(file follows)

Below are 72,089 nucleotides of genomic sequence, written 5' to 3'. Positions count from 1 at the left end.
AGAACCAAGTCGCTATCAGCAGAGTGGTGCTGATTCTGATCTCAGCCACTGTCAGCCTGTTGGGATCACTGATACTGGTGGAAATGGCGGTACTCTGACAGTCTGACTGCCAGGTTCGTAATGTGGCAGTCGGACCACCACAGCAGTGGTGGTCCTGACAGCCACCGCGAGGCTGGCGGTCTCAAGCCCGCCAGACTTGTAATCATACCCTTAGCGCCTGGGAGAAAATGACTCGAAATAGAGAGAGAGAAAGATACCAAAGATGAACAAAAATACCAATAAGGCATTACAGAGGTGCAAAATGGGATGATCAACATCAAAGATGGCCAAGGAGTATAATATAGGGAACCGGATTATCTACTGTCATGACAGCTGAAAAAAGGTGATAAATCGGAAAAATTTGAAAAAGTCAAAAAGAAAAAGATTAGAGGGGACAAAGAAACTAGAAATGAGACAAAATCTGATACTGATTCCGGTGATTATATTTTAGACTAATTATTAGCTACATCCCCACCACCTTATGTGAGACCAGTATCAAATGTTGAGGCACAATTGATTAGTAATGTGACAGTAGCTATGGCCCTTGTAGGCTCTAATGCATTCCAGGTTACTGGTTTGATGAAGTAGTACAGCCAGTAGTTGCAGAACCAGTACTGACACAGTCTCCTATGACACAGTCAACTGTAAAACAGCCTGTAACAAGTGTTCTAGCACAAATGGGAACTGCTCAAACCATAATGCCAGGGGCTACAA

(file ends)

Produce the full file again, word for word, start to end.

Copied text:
Below are 72,089 nucleotides of genomic sequence, written 5' to 3'. Positions count from 1 at the left end.
AGAACCAAGTCGCTATCAGCAGAGTGGTGCTGATTCTGATCTCAGCCACTGTCAGCCTGTTGGGATCACTGATACTGGTGGAAATGGCGGTACTCTGACAGTCTGACTGCCAGGTTCGTAATGTGGCAGTCGGACCACCACAGCAGTGGTGGTCCTGACAGCCACCGCGAGGCTGGCGGTCTCAAGCCCGCCAGACTTGTAATCATACCCTTAGCGCCTGGGAGAAAATGACTCGAAATAGAGAGAGAGAAAGATACCAAAGATGAACAAAAATACCAATAAGGCATTACAGAGGTGCAAAATGGGATGATCAACATCAAAGATGGCCAAGGAGTATAATATAGGGAACCGGATTATCTACTGTCATGACAGCTGAAAAAAGGTGATAAATCGGAAAAATTTGAAAAAGTCAAAAAGAAAAAGATTAGAGGGGACAAAGAAACTAGAAATGAGACAAAATCTGATACTGATTCCGGTGATTATATTTTAGACTAATTATTAGCTACATCCCCACCACCTTATGTGAGACCAGTATCAAATGTTGAGGCACAATTGATTAGTAATGTGACAGTAGCTATGGCCCTTGTAGGCTCTAATGCATTCCAGGTTACTGGTTTGATGAAGTAGTACAGCCAGTAGTTGCAGAACCAGTACTGACACAGTCTCCTATGACACAGTCAACTGTAAAACAGCCTGTAACAAGTGTTCTAGCACAAATGGGAACTGCTCAAACCATAATGCCAGGGGCTACAA